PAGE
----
The Bible explains how Job got angry about the events in his life and cursed the day of his birth. He said, “Do I have any power to help myself, now that success has been driven from me?” (Job 6:13). In the end though, God blessed Job in many ways and Job told the Lord, “Surely I spoke of things I did not understand, things too wonderful to know” (Job 42:3b). Through his feelings of anger and frustration, character and understanding was built.

2. It is all right to have angry feelings.

God gave us the ability to feel anger. There are many examples in the Bible where even He feels anger. What does the Bible tell us about anger? Once you begin to get in touch with these feelings of anger, it may trigger every unfairness and injustice that you are experiencing. We are susceptible to becoming wrapped up in these feelings and remaining angry at the world. These are the feelings of anger that God warns us about; as He knows that they can become too prominent in our life and take our focus off of Him.

“For man’s anger does not bring about the righteous life that God desires” (James

“Wise men turn away anger” (Proverbs 29:8b).

“A fool gives full vent to his anger, but a wise man keeps himself under control” (Proverbs 29:11).

God knows that although anger is a natural human emotion, it should not be our lifestyle. Some people may argue that it takes anger to get things accomplished. One example of this is the emotional name of Mothers against Drunk Drivers which have a seemingly appropriate acronym called “MADD.” “We discover that anger is first and foremost demand for change,” writes Topf. Great things have happened in our history, because of the “I’m-not-going-to-take-it anymore-attitude,” but it’s not how God calls us to live our entire life.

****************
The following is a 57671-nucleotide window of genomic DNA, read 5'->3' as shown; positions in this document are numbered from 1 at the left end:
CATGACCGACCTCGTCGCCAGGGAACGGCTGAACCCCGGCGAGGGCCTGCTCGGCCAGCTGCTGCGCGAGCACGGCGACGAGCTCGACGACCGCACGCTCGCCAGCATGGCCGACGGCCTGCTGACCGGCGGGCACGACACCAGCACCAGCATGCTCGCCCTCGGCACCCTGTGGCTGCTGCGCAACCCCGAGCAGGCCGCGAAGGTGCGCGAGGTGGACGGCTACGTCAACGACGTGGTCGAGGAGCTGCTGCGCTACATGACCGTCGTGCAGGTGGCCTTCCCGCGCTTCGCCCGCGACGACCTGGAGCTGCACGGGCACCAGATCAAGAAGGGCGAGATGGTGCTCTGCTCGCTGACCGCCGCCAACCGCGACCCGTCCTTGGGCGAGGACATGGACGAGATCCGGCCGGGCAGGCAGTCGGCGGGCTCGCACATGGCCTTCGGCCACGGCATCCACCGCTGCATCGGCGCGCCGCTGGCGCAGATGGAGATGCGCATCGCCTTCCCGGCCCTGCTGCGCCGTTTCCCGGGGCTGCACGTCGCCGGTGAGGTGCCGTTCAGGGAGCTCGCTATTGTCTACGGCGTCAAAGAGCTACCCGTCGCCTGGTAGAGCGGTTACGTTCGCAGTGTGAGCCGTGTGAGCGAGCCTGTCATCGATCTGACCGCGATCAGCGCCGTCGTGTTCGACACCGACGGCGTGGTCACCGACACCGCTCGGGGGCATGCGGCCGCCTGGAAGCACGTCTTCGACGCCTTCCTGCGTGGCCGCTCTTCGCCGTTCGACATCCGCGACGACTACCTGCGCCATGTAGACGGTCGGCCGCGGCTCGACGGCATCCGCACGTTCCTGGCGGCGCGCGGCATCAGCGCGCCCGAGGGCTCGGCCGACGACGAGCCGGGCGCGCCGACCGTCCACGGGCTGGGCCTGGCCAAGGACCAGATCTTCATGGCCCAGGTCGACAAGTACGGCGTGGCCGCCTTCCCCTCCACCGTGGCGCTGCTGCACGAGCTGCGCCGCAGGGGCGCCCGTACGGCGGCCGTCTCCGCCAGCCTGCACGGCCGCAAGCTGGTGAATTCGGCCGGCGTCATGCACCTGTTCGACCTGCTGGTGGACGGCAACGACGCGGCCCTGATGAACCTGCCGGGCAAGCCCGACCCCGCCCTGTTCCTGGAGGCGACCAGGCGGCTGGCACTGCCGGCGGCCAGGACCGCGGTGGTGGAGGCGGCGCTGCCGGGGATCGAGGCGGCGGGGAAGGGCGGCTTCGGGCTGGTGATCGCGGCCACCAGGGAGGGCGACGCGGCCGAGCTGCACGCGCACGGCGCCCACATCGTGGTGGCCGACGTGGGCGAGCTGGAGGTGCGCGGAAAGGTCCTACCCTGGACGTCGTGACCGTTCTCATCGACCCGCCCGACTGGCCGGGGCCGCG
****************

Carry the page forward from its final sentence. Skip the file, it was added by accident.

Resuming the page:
In Amos 1:11, God says, “I will not turn back my wrath… because his anger raged continually.” God isn’t upset because of the presence of anger, but because the anger was continuous. God calls us to put our focus on Him and try to make a difference that will bring glory to Him.

3. Walk with God beside you and He will walk with you through your anger.

In the Bible, David experienced this promise and wrote, “Though I walk in the midst of trouble, you preserve my life; you stretch out your hand against the anger of my foes, with your right hand you save me” (Psalm 138:7). God is always waiting for you to stretch out your hand to Him, especially when in anger reigns. He will protect you from using it unwisely.

“I’m still dealing with anger at this illness.” explains Peggy, who lives with fibromyalgia. “Each time I realize I have another limitation, I experience anger. And yet, I know that God has a plan for my life that is perfect. As I become more adjusted to having chronic fatigue syndrome and fibromyalgia, and the limitations it places on my activities, I expect and pray for His perfect grace to become slow to anger, counting on the scripture, ‘The Lord is compassionate and gracious, slow to anger, abounding in love'” (Psalm 103:8).

Anger is an emotion we will all encounter for the rest of our lives. Perhaps the simplest of advice is a scripture that I quote in my book, Why Can’t I Make People Understand? Discovering the Validation Those with Chronic Illness Seek and Why” where I go through the mixed bag of emotions, especially anger and bitterness. It is Hosea 7:13b-14 in which God says, “I long to redeem [you] but. . . [you] do not cry out to Me from [your] hearts, but wait upon [your] beds.” Instead of curling up in bed wailing “Why me?” pour our your heart to the Lord and simply ask Him for help.

©Lisa Copen. All rights reserved. Used by permission.

Author of this article, Lisa Copen is also the founder of Rest Ministries and National Invisible Illness Awareness Week. “Why Can’t I Make People Understand?” is Lisa’s latest book that can get you past your emotions of anger at www.WhyCantIMakePeopleUnderstand.com.